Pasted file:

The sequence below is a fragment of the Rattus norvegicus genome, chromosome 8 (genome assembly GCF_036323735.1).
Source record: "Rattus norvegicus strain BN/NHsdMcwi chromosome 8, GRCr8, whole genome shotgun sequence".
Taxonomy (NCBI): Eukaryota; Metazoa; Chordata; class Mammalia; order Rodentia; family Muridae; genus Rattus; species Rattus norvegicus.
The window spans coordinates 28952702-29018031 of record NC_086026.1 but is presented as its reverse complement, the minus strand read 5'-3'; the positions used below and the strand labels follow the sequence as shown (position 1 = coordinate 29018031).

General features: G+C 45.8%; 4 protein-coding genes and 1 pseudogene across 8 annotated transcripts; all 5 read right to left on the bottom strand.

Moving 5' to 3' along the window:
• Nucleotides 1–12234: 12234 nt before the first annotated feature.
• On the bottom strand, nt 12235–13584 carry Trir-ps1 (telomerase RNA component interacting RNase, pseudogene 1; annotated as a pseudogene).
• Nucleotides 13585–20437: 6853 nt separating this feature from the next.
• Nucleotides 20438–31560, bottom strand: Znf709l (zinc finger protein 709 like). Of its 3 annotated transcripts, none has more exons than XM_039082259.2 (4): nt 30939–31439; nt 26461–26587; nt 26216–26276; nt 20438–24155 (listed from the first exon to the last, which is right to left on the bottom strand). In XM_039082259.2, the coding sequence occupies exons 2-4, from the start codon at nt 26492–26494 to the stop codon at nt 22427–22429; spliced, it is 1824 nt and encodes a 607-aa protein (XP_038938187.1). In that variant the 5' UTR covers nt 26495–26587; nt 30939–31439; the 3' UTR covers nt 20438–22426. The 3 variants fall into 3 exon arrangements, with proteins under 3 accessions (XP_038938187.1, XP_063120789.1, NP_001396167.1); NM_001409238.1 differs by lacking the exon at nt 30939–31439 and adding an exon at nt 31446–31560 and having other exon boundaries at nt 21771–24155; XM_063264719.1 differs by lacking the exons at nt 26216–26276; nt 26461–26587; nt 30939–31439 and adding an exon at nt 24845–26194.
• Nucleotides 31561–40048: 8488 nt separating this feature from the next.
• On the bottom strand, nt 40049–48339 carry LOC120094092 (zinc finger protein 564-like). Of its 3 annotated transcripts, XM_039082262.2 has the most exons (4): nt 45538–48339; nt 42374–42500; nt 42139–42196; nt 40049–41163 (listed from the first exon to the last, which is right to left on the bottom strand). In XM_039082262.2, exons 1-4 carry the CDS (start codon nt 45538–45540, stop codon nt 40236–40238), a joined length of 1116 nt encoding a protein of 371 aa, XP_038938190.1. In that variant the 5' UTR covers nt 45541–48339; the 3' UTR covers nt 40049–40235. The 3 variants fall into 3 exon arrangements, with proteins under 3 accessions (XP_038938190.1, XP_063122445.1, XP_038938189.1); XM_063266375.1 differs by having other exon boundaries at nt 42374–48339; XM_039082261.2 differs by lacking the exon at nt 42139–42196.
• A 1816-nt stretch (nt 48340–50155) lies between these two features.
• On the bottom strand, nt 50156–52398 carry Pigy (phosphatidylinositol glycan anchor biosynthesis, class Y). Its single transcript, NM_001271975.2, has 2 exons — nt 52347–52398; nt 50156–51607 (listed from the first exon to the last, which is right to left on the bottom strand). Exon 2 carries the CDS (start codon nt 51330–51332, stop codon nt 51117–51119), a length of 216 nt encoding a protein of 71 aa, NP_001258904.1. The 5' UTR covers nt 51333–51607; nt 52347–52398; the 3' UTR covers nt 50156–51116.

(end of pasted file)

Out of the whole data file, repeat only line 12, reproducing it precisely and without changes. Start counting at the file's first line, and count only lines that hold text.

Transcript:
• On the bottom strand, nt 40049–48339 carry LOC120094092 (zinc finger protein 564-like). Of its 3 annotated transcripts, XM_039082262.2 has the most exons (4): nt 45538–48339; nt 42374–42500; nt 42139–42196; nt 40049–41163 (listed from the first exon to the last, which is right to left on the bottom strand). In XM_039082262.2, exons 1-4 carry the CDS (start codon nt 45538–45540, stop codon nt 40236–40238), a joined length of 1116 nt encoding a protein of 371 aa, XP_038938190.1. In that variant the 5' UTR covers nt 45541–48339; the 3' UTR covers nt 40049–40235. The 3 variants fall into 3 exon arrangements, with proteins under 3 accessions (XP_038938190.1, XP_063122445.1, XP_038938189.1); XM_063266375.1 differs by having other exon boundaries at nt 42374–48339; XM_039082261.2 differs by lacking the exon at nt 42139–42196.